Science fiction is a venerable genre with roots that go back hundreds of years but whose modern form began, according to most authorities, in 1926, when Hugo Gernsback published Amazing Stories, the first American sci-fi magazine. Humorous science fiction is somewhat younger. Douglas Adams practically invented the genre with his The Hitchhiker’s Guide to the Galaxy and John Scalzi, Jasper Fforde, and David Wong are other modern masters. With its opening paragraph–“In the beginning, was this universe. It was uniform and conformed to the laws of itself. Thus being law-abiding, it was kin to all other universes: unexceptional, and therefore not meriting a pay increase.”–R.M. Kozan’s THE VOYAGES OF RALF announces that it, too, belongs in the conversation.
The book centers on Ralf, an intern on the star ship Enterprise–I mean, Nosferatu. The year is 1969 S.R., or Since Reset, a cataclysmic solar storm that wiped all electronic data. Mars runs things from atop a mysterious galactic polity called the United Federation of Planets–I mean, the Triang-Dromed-Way Alliance. Ralf is a member of Starfleet–I mean, Star Corps. He’s smart but irreverent, daring but reckless, making him the perfect protagonist for a thrilling adventure of self-discovery.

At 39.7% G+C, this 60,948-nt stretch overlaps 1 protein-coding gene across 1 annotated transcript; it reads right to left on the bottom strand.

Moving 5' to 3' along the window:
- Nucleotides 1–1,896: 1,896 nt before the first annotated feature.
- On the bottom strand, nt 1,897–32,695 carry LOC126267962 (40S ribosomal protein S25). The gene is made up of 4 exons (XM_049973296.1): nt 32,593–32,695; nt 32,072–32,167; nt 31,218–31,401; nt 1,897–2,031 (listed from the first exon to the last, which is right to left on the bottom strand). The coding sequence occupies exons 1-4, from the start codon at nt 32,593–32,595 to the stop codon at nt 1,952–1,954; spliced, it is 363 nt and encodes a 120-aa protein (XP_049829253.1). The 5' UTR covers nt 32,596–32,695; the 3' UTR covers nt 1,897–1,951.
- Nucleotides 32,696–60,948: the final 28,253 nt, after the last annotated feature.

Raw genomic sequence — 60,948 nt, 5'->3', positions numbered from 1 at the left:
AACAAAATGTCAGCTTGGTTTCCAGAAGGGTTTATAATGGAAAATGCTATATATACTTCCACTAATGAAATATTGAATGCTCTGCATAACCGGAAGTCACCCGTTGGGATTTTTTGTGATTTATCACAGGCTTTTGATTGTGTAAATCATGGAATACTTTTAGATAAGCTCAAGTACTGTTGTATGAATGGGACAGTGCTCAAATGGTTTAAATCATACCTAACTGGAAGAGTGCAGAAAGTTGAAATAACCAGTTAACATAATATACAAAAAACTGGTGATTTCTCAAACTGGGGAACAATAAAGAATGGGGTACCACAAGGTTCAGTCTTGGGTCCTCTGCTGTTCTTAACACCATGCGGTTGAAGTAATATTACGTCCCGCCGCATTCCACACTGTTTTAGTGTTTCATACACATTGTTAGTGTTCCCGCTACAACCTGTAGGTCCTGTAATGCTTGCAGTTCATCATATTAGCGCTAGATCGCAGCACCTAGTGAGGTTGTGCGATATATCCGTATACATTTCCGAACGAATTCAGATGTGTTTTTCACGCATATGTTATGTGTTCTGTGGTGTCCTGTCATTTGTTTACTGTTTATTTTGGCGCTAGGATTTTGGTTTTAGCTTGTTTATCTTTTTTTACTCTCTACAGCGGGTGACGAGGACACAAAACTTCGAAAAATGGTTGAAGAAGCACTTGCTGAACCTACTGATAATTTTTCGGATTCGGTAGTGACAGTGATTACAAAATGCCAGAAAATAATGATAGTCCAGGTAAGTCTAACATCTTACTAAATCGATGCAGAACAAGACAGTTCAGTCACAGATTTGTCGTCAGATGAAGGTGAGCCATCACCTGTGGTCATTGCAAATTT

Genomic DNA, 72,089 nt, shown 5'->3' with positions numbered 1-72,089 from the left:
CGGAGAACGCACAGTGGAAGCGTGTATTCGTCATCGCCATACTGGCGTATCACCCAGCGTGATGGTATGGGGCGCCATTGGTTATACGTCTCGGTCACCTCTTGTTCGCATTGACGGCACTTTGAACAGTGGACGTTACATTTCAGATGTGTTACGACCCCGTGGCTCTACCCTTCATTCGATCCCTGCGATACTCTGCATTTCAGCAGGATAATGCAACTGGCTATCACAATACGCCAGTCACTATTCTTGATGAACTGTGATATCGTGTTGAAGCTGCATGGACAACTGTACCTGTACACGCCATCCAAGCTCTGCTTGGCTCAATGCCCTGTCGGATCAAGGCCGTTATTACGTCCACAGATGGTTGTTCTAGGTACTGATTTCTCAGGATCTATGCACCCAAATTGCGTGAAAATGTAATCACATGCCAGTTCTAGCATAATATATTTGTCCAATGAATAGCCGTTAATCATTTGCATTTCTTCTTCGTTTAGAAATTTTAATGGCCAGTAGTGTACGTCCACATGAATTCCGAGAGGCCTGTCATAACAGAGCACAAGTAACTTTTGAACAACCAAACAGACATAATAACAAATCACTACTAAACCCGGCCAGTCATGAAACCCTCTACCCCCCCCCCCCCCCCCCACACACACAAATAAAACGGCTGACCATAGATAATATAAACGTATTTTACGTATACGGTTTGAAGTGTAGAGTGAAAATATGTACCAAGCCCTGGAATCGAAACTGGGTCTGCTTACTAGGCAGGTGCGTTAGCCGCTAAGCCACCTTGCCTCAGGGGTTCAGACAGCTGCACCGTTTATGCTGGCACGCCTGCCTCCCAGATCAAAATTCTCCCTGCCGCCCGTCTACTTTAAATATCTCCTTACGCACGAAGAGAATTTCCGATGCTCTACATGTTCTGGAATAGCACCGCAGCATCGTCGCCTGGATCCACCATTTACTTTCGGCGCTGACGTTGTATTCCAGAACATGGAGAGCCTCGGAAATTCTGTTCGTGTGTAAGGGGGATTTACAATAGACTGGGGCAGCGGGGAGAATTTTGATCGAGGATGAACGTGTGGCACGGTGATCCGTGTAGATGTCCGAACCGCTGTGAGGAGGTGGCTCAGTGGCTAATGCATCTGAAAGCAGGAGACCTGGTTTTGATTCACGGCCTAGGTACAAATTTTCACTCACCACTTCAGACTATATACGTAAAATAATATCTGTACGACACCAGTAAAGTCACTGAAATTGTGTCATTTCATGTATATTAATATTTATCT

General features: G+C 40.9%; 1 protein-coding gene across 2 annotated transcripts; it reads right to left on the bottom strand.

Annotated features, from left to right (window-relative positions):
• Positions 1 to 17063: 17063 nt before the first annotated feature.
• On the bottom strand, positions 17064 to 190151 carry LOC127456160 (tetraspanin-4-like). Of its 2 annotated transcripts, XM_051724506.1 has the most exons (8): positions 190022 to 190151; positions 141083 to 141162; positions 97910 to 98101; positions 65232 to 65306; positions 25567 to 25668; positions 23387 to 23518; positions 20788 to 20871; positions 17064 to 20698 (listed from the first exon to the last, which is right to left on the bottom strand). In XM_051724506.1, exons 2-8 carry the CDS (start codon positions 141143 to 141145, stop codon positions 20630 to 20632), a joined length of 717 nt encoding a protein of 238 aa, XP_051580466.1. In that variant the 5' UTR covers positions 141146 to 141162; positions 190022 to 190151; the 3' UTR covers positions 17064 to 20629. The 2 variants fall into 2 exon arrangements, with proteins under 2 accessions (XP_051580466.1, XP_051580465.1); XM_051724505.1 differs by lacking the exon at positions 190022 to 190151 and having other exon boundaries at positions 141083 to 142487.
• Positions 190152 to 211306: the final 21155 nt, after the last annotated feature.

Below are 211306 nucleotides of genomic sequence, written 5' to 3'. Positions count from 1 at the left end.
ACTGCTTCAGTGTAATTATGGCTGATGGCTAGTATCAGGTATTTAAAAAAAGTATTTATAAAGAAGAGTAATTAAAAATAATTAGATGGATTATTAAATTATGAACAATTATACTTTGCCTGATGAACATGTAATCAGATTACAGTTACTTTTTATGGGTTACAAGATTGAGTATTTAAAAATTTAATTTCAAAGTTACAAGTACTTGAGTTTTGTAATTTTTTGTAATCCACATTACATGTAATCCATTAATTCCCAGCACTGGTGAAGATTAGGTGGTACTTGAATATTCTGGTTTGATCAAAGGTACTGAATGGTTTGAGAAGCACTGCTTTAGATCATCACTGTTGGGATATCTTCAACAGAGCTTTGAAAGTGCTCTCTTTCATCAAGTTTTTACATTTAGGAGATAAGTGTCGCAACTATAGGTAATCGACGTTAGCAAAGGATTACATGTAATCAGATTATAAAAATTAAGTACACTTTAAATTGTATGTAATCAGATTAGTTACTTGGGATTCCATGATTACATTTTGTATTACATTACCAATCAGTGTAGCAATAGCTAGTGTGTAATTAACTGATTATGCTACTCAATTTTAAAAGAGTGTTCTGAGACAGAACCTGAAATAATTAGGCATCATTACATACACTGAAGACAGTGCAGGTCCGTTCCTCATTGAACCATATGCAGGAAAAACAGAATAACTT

As hinted above, the book will be familiar to Star Trek fans since it trades in the same tropes: space travel, aliens, captain’s logs, and conflict between Klingons and humans–or, in this case Martians and Terrans. Kozan ratchets up the hilarity with a few of his own inventions: the Supreme Purple Worm, “ugly” being a swear word, and a deity called Aron, aka Celestial Acceptor of Late Fees and All-Mighty Guarantor of Authenticity. Star Trek was, and is, a political allegory, addressing issues such as racism, economic disparity, and military hegemony. In other words, it was more than Spandexed heroes shooting Laser (an acronym for Light Amplification by Stimulated Emission of Radiation) Tag props at Fangoria centerfolds. Ralf’s odyssey lacks this dimension, being pretty much what it seems to be: a cool story full of action, other worlds, and Kozan’s dry wit. In an America where war between worlds couldn’t make conditions worse, this isn’t a bad thing to be at all.
Trading on science fiction’s most-established themes, R.M. Kozan’s THE VOYAGES OF RALF makes up in thrills and comic brilliance what it lacks in originality.
~Anthony Aycock for IndieReader